The Cannes Film Festival can be overwhelming when you plan to attend for the first time. Over 12,000 film industry professionals head to Cannes each year to present and discover almost 4,000 films and projects in development at 33 screening venues. Fuelled by this success, the Marché has expanded with the opening of the Riviera and Lérins exhibition halls, forming a hub around the world-famous Palais des Festivals and the Village International, the number one venue for promoting films from all over the world. As a leading global film industry organization, the Marché du Film takes a rigorous approach in adapting to the expectations of industry professionals worldwide and to emerging economic, technological and creative film trends. Even if you’re a veteran attendee, things are always changing at Cannes so it’s important you stay in the know. Stage 32 is proud to be the industry education workshop partner of the Cannes Film Festival Marché du Film for the third year and we are excited to offer all badge holders the opportunity to experience Stage 32 education. Together with the Marché we are excited to offer an exclusive webinar to our Stage 32 community on how you can navigate the festival. In this webinar we’re bringing in the Executive Director, Jérôme Paillard, and his team to talk about the festival and how to navigate it. Now, you’ll get to hear straight from the source on how to make your Cannes experience work for you. You’ll walk away from this webinar able to arrive on the Croisette ready to make things happen!
"Very informative. Sean is very knowledgeable and charismatic. When questions were asked, he gave full and complete answer. I highly recommend taking Sean's webinar." Learn from one of the top entertainment attorneys in Hollywood who has worked on hundreds of film & TV projects! Distribution can often be confusing, complicated, and murky territory, and there are many common pitfalls filmmakers of all levels fall into when navigating. It can feel like you need a law degree and a special glossary just to understand the rights you’re giving away, along with the territories, fees, expenses, residuals, and everything else that comes along with a distribution deal. But you don’t need to pass the Bar to find success in seeking distribution. Gaining a keener understanding of the process and how agreements work can empower you as a filmmaker to negotiate a distribution deal that’s right for you and your film. Sean Pope is a Senior Associate at Ramo Law PC, one of the largest and most respected entertainment law firms in Hollywood, where he works with producers and production companies focusing on all aspects of production legal services from development to distribution. Prior to joining Ramo Law, Sean worked at a boutique entertainment transactional and litigation firm providing legal services for producers, writers, actors and musicians. His past projects include the upcoming Liam Neeson thriller HONEST THIEF, Netflix documentary THE BLACK GODFATHER, and hit Netflix docu-series CHEER. Sean has helped countless filmmakers negotiate fair distribution deals and make the most out of their film, and is ready to share what he knows exclusively with the Stage 32 community. In this advanced level and intensive two-part class, Sean will walk you through the nuts and bolts of distribution deals and zero in on the provisions and clauses you need to understand when negotiating your own distribution and sales agreements. Sean’s exhaustive rundown will leave you with a much deeper understanding of what agreements look like, what you should be looking for, and how to avoid pitfalls along the way.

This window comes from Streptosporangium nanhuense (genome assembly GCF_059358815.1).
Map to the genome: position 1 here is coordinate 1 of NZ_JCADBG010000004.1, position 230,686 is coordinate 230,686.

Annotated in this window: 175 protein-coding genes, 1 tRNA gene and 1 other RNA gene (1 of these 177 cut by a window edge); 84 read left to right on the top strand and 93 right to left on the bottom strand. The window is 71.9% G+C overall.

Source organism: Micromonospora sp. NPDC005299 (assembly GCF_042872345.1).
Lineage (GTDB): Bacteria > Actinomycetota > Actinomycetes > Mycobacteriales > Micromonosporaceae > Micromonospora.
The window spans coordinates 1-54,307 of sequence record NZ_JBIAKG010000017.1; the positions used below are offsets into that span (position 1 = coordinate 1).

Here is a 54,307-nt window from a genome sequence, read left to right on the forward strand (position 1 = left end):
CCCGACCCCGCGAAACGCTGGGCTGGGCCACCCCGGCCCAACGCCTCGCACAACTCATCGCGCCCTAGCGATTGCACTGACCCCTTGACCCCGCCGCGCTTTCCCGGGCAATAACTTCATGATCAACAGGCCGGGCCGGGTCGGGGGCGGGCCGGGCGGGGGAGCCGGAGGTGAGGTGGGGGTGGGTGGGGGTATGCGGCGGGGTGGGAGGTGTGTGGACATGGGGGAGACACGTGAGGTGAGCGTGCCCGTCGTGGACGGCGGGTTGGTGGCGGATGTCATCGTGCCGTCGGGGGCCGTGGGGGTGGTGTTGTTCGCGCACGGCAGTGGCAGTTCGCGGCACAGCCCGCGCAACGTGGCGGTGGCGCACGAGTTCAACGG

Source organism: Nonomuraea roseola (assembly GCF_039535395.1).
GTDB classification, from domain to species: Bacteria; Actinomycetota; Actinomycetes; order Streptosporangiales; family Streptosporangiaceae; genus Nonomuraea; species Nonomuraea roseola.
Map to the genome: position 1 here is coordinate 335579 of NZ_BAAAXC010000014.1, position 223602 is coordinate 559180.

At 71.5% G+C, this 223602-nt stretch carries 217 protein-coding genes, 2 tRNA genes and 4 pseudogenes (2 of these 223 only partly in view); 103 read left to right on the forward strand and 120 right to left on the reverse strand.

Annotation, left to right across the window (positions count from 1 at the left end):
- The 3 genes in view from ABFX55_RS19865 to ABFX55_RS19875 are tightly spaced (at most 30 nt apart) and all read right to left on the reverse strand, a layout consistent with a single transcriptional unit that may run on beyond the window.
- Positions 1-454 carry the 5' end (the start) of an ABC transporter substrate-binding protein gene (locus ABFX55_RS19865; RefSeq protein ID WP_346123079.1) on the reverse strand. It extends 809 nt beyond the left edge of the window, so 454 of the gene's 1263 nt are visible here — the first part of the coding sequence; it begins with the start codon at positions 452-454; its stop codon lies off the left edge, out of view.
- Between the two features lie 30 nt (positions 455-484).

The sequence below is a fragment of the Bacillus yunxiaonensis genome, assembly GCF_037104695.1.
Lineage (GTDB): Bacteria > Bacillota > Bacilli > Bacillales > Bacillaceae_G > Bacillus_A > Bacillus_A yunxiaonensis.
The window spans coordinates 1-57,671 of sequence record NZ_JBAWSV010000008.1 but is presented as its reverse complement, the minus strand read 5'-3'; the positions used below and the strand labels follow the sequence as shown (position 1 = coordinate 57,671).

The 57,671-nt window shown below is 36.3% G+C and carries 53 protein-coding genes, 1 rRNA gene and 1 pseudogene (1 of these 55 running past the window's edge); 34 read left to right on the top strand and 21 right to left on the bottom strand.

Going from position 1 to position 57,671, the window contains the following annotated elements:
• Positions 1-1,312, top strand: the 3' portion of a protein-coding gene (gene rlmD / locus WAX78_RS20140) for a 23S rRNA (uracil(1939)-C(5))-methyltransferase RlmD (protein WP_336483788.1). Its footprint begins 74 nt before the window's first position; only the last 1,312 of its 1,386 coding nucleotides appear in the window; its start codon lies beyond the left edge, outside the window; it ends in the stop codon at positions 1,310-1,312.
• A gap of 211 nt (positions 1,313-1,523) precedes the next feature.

PRE-CLASS PREP - Read your syllabus and plan out your writing ideas. Begin to think about 1-2 ideas that might be a good idea for your drama pilot. Start to prepare for your pilot pitch. WEEK #1 – Introduction, Pitch Docs, Character This week we will cover the syllabus, your instructor's background and experience, your goals for this eight-week lab and launch into a discussion on creating strong characters for your pilot. We will discuss the types of drama pilots and how they differ from network to network. We will go over how to create effective loglines and pitch documents. Then we will delve into character – what makes for strong characters and weak ones. The assignment for this week will be to create a pitch document and write a detailed description (around half a page) on each of your series regular characters. WEEK #2 – Pilot Outline and Series Bible This week we will break down pilot structure, plot and subplots. Pilot structure varies depending on the type of drama pilot (procedural or serial) and the network (broadcast, cable, streaming, digital, etc.) We will identify what kind of network to target for your story idea and structure the pilot accordingly. We will also discuss the function of your series bible and what it needs to include to support your pilot. The assignment for the week is to complete a pilot outline and start work on your bible. WEEK #3 – Pilot Outline (One on One Consultations – No Online Class) This week will consist of one-on-one consultations regarding pilot structure. Each writer will send in their pilot outline in advance and will have a 10-minute call to discuss what works and what doesn’t. The assignment for the week is to address any notes given on the outline before proceeding with next week’s class and to continue working on your series bible. WEEK #4– Scenes, Beats, Dialogue, This week we will address the qualities of effective (and ineffective) scenes, story beats, and dialogue. The assignment for the week will be to write three complete scenes from your outline: the teaser/opening scene, a scene with heavy dialogue, and a strong character scene. WEEK #5– Acts 1 and 2 We will discuss both the four-act and five-act structure. You will decide which works best for the pilot that you are developing. This week we will go over all the necessary story beats that exist in acts 1 and 2 of a drama pilot, including exposition, number of scenes per act, traditional page count, inciting incidents, acts 1 and 2 breaks, etc. The assignment this week will be to complete Acts 1 and 2 of your pilot. WEEK #6– Acts 3, 4 and 5 Similarly to last week, we will cover the necessary story beats that traditionally exist in acts 3 and 4 of a drama pilot. If your pilot structure has five or more, as some broadcast network shows do, there will be time allotted for further instruction on how to proceed. The assignment this week is to complete the first draft of the entire pilot and to turn in your series bible. WEEK #7–Consultation for Revision (No Online Class) This week will consist of one-on-one consultations. Please turn in your pilot at least 24 hours before your scheduled call, and each writer will have a 10-minute call to go over notes. Your assignment this week is to address any notes. WEEK #8– One-on-one Feedback and Polish (No Online Class) This week will consist of 10-minute one-on-one phone calls as well. Please submit your revised pilot at least 24 hours before your scheduled call. Final notes and next steps for your pilot will be given. Payment plans are available - please contact firstname.lastname@example.org for more information.